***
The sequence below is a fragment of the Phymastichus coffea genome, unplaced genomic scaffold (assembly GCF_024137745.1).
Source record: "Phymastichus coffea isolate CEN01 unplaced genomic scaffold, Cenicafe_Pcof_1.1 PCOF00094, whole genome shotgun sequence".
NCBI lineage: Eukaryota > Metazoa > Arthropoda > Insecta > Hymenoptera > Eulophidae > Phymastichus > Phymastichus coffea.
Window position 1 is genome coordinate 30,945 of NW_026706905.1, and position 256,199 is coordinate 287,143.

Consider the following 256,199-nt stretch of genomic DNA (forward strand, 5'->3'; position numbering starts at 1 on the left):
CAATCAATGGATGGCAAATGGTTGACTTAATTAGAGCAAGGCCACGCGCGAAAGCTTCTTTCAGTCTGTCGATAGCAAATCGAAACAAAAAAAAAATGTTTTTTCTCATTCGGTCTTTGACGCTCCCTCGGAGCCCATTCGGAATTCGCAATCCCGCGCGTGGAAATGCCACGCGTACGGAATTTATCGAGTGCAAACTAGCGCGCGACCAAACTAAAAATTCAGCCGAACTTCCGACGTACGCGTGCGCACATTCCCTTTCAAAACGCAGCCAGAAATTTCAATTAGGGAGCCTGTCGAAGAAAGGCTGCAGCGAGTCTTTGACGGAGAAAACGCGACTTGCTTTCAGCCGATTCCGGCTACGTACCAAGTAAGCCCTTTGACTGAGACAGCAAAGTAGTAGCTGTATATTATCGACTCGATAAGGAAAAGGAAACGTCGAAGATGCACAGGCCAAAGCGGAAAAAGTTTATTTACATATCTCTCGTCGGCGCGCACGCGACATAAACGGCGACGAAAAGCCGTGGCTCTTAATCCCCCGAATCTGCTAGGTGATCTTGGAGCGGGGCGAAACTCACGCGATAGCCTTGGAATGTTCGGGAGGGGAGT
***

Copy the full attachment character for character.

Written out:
The sequence below is a fragment of the Phymastichus coffea genome, unplaced genomic scaffold (assembly GCF_024137745.1).
Source record: "Phymastichus coffea isolate CEN01 unplaced genomic scaffold, Cenicafe_Pcof_1.1 PCOF00094, whole genome shotgun sequence".
NCBI lineage: Eukaryota > Metazoa > Arthropoda > Insecta > Hymenoptera > Eulophidae > Phymastichus > Phymastichus coffea.
Window position 1 is genome coordinate 30,945 of NW_026706905.1, and position 256,199 is coordinate 287,143.

Consider the following 256,199-nt stretch of genomic DNA (forward strand, 5'->3'; position numbering starts at 1 on the left):
CAATCAATGGATGGCAAATGGTTGACTTAATTAGAGCAAGGCCACGCGCGAAAGCTTCTTTCAGTCTGTCGATAGCAAATCGAAACAAAAAAAAAATGTTTTTTCTCATTCGGTCTTTGACGCTCCCTCGGAGCCCATTCGGAATTCGCAATCCCGCGCGTGGAAATGCCACGCGTACGGAATTTATCGAGTGCAAACTAGCGCGCGACCAAACTAAAAATTCAGCCGAACTTCCGACGTACGCGTGCGCACATTCCCTTTCAAAACGCAGCCAGAAATTTCAATTAGGGAGCCTGTCGAAGAAAGGCTGCAGCGAGTCTTTGACGGAGAAAACGCGACTTGCTTTCAGCCGATTCCGGCTACGTACCAAGTAAGCCCTTTGACTGAGACAGCAAAGTAGTAGCTGTATATTATCGACTCGATAAGGAAAAGGAAACGTCGAAGATGCACAGGCCAAAGCGGAAAAAGTTTATTTACATATCTCTCGTCGGCGCGCACGCGACATAAACGGCGACGAAAAGCCGTGGCTCTTAATCCCCCGAATCTGCTAGGTGATCTTGGAGCGGGGCGAAACTCACGCGATAGCCTTGGAATGTTCGGGAGGGGAGT